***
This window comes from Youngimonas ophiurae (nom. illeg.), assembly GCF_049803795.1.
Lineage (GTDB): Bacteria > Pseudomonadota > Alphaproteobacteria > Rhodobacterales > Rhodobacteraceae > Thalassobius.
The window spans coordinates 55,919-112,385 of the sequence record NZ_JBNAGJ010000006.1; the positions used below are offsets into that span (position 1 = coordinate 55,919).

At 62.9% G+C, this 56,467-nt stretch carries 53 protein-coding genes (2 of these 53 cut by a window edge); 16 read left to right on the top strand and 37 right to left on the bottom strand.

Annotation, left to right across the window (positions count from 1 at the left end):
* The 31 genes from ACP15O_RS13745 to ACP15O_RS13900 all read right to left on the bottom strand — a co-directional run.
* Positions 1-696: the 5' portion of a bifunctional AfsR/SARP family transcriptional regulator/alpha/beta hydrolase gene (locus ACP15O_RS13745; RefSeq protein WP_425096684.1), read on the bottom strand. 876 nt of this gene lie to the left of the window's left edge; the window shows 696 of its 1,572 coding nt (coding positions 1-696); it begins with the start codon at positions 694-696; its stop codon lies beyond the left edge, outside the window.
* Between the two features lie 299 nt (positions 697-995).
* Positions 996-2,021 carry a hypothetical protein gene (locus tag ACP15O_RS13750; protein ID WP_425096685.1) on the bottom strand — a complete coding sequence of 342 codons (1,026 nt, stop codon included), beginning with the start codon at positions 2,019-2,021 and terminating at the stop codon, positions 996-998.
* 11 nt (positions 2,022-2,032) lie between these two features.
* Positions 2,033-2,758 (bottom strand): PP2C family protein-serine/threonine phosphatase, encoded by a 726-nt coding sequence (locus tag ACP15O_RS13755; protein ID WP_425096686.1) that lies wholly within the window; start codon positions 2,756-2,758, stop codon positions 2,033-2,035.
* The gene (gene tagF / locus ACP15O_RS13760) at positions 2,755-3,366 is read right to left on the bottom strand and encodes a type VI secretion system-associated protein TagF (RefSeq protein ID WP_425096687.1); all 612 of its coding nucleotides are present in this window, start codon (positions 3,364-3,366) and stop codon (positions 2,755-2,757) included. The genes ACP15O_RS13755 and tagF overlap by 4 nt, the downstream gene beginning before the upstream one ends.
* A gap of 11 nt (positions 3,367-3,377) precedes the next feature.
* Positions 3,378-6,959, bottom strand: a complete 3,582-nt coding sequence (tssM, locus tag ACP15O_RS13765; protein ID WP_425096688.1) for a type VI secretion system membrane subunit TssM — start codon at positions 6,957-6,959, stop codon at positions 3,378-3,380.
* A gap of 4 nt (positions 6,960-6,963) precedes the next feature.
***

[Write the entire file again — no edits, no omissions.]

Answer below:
This window comes from Youngimonas ophiurae (nom. illeg.), assembly GCF_049803795.1.
Lineage (GTDB): Bacteria > Pseudomonadota > Alphaproteobacteria > Rhodobacterales > Rhodobacteraceae > Thalassobius.
The window spans coordinates 55,919-112,385 of the sequence record NZ_JBNAGJ010000006.1; the positions used below are offsets into that span (position 1 = coordinate 55,919).

At 62.9% G+C, this 56,467-nt stretch carries 53 protein-coding genes (2 of these 53 cut by a window edge); 16 read left to right on the top strand and 37 right to left on the bottom strand.

Annotation, left to right across the window (positions count from 1 at the left end):
* The 31 genes from ACP15O_RS13745 to ACP15O_RS13900 all read right to left on the bottom strand — a co-directional run.
* Positions 1-696: the 5' portion of a bifunctional AfsR/SARP family transcriptional regulator/alpha/beta hydrolase gene (locus ACP15O_RS13745; RefSeq protein WP_425096684.1), read on the bottom strand. 876 nt of this gene lie to the left of the window's left edge; the window shows 696 of its 1,572 coding nt (coding positions 1-696); it begins with the start codon at positions 694-696; its stop codon lies beyond the left edge, outside the window.
* Between the two features lie 299 nt (positions 697-995).
* Positions 996-2,021 carry a hypothetical protein gene (locus tag ACP15O_RS13750; protein ID WP_425096685.1) on the bottom strand — a complete coding sequence of 342 codons (1,026 nt, stop codon included), beginning with the start codon at positions 2,019-2,021 and terminating at the stop codon, positions 996-998.
* 11 nt (positions 2,022-2,032) lie between these two features.
* Positions 2,033-2,758 (bottom strand): PP2C family protein-serine/threonine phosphatase, encoded by a 726-nt coding sequence (locus tag ACP15O_RS13755; protein ID WP_425096686.1) that lies wholly within the window; start codon positions 2,756-2,758, stop codon positions 2,033-2,035.
* The gene (gene tagF / locus ACP15O_RS13760) at positions 2,755-3,366 is read right to left on the bottom strand and encodes a type VI secretion system-associated protein TagF (RefSeq protein ID WP_425096687.1); all 612 of its coding nucleotides are present in this window, start codon (positions 3,364-3,366) and stop codon (positions 2,755-2,757) included. The genes ACP15O_RS13755 and tagF overlap by 4 nt, the downstream gene beginning before the upstream one ends.
* A gap of 11 nt (positions 3,367-3,377) precedes the next feature.
* Positions 3,378-6,959, bottom strand: a complete 3,582-nt coding sequence (tssM, locus tag ACP15O_RS13765; protein ID WP_425096688.1) for a type VI secretion system membrane subunit TssM — start codon at positions 6,957-6,959, stop codon at positions 3,378-3,380.
* A gap of 4 nt (positions 6,960-6,963) precedes the next feature.